Patrick, T.S., J.R. Allison, and G.A. Krakow. 1995. Protected plants of Georgia. Georgia Department of Natural Resources, Natural Heritage Program, Social Circle.

Tucker, A.O., N.H. Dill, T.D. Pizzolato, R. Kral. 1983. Nomenclature, distribution, chromosome numbers, and fruit morphology of Oxypolis canbyi and O. filiformis  (Apiaceae). Systematic Botany 8: 299-304. https://www.jstor.org/stable/pdf/2418483.pdf?refreqid=excelsior%3Aa8873c307e16d51f658bffe17acbbd21

USFWS. 2018. Canby's Dropwort (Oxypolis canbyi) species profile and related documents. U.S. Fish and Wildlife Service. Washington, D.C. https://ecos.fws.gov/ecp0/profile/speciesProfile?sId=7738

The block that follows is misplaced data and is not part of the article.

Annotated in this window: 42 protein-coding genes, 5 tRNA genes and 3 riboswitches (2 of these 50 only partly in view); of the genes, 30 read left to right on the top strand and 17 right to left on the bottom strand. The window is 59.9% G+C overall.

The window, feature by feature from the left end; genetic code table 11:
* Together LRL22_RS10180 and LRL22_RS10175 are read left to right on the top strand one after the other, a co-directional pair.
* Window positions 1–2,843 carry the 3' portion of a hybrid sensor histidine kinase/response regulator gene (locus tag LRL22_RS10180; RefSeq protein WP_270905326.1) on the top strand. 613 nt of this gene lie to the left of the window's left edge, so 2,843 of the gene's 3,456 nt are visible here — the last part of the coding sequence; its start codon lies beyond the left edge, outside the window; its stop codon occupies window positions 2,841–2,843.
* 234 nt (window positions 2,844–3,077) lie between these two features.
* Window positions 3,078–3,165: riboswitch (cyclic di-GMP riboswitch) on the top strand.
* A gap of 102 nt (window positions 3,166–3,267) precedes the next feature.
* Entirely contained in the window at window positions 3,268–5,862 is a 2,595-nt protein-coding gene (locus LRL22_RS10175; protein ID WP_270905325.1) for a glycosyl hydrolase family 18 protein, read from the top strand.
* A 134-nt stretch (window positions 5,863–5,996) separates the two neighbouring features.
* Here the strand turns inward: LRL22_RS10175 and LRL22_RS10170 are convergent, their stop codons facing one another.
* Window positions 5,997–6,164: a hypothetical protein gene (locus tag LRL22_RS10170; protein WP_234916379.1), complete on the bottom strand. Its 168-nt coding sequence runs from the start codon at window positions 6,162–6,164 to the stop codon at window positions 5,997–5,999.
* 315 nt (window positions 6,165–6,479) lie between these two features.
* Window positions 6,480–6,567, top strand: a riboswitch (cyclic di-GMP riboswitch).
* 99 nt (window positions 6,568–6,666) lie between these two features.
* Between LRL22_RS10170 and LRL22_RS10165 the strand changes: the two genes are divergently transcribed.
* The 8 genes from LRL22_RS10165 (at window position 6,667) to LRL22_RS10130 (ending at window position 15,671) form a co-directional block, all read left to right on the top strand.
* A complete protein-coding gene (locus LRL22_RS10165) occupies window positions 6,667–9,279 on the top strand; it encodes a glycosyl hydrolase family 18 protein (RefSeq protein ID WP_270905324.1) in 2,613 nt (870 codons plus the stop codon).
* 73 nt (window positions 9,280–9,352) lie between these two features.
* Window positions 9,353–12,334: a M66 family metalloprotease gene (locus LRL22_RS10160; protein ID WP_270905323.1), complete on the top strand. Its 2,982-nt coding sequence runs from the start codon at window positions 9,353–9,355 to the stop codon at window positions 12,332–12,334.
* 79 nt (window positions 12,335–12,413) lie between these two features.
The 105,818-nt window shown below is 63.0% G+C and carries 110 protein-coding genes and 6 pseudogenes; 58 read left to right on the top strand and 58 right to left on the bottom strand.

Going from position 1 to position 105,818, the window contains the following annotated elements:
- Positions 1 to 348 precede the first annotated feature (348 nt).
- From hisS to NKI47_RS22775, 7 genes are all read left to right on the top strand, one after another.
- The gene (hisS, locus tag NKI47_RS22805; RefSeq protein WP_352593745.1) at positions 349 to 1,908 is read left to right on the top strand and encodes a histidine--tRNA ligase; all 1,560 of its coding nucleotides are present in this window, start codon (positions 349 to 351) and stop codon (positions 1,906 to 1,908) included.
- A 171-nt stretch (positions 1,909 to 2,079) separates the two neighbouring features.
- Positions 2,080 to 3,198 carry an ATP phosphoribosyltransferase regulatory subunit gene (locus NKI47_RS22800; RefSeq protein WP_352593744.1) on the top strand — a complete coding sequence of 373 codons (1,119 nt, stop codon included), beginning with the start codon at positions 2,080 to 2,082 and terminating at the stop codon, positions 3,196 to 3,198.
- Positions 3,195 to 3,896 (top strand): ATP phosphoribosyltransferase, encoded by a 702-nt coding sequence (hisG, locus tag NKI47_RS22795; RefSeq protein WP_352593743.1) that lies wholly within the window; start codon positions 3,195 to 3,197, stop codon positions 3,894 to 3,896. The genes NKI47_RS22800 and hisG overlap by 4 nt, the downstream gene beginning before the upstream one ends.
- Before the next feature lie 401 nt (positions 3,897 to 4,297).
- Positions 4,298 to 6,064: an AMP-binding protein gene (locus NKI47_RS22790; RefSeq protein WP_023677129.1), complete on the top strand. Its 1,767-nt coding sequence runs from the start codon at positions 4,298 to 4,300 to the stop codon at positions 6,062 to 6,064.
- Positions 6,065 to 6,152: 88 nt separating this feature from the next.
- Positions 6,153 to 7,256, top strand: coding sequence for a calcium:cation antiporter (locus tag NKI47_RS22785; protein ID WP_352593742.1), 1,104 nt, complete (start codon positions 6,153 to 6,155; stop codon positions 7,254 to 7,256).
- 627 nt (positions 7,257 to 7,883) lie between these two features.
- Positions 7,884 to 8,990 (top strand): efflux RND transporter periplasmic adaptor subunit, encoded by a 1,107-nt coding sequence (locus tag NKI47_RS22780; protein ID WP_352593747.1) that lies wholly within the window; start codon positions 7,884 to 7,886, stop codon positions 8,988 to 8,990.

Weakley, A.S. 2015. Flora of the southern and mid-Atlantic States. University of North Carolina Herbarium, University of North Carolina, Chapel Hill. http://www.herbarium.unc.edu/flora.htm

Authors of Account

Linda G. Chafin

Date Compiled or Updated

L. Chafin, Jul. 2008: original account

K. Owers, Feb. 2010: added pictures

L. Chafin, Mar. 2020: updated original account

Oxypolis canbyi, illustration by Jean C. Putnam Hancock. Image may be subject to copyright.
Oxypolis canbyi, fruits by Alan Cressler. Image may be subject to copyright.
Oxypolis canbyi, with Eastern Black Swallowtail caterpillar by Alan Cressler. Image may be subject to copyright.
Oxypolis canbyi, leaves and stem by Bruce A. Sorrie. Image may be subject to copyright.